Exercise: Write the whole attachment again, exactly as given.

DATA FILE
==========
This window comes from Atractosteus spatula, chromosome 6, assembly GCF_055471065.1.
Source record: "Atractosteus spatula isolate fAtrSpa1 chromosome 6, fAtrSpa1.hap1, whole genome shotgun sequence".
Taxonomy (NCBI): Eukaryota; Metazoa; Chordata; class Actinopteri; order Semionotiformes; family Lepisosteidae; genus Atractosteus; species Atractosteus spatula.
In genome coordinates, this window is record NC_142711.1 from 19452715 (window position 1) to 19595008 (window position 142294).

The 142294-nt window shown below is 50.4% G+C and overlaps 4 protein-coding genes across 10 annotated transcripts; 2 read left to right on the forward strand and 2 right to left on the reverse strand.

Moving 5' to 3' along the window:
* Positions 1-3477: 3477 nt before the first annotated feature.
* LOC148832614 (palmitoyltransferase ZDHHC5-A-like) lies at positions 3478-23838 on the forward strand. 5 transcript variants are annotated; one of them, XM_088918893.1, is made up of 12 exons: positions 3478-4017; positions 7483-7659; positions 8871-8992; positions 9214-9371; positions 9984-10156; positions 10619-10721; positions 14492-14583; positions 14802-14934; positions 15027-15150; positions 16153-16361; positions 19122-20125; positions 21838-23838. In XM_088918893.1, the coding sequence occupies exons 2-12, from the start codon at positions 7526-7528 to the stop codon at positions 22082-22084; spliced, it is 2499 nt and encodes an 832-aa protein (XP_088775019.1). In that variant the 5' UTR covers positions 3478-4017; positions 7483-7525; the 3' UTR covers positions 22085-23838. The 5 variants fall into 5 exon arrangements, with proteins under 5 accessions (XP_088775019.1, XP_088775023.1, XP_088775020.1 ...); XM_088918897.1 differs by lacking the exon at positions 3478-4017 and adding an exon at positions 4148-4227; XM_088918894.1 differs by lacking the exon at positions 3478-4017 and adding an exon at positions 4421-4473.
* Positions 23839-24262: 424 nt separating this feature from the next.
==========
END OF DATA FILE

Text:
This window comes from Atractosteus spatula, chromosome 6, assembly GCF_055471065.1.
Source record: "Atractosteus spatula isolate fAtrSpa1 chromosome 6, fAtrSpa1.hap1, whole genome shotgun sequence".
Taxonomy (NCBI): Eukaryota; Metazoa; Chordata; class Actinopteri; order Semionotiformes; family Lepisosteidae; genus Atractosteus; species Atractosteus spatula.
In genome coordinates, this window is record NC_142711.1 from 19452715 (window position 1) to 19595008 (window position 142294).

The 142294-nt window shown below is 50.4% G+C and overlaps 4 protein-coding genes across 10 annotated transcripts; 2 read left to right on the forward strand and 2 right to left on the reverse strand.

Moving 5' to 3' along the window:
* Positions 1-3477: 3477 nt before the first annotated feature.
* LOC148832614 (palmitoyltransferase ZDHHC5-A-like) lies at positions 3478-23838 on the forward strand. 5 transcript variants are annotated; one of them, XM_088918893.1, is made up of 12 exons: positions 3478-4017; positions 7483-7659; positions 8871-8992; positions 9214-9371; positions 9984-10156; positions 10619-10721; positions 14492-14583; positions 14802-14934; positions 15027-15150; positions 16153-16361; positions 19122-20125; positions 21838-23838. In XM_088918893.1, the coding sequence occupies exons 2-12, from the start codon at positions 7526-7528 to the stop codon at positions 22082-22084; spliced, it is 2499 nt and encodes an 832-aa protein (XP_088775019.1). In that variant the 5' UTR covers positions 3478-4017; positions 7483-7525; the 3' UTR covers positions 22085-23838. The 5 variants fall into 5 exon arrangements, with proteins under 5 accessions (XP_088775019.1, XP_088775023.1, XP_088775020.1 ...); XM_088918897.1 differs by lacking the exon at positions 3478-4017 and adding an exon at positions 4148-4227; XM_088918894.1 differs by lacking the exon at positions 3478-4017 and adding an exon at positions 4421-4473.
* Positions 23839-24262: 424 nt separating this feature from the next.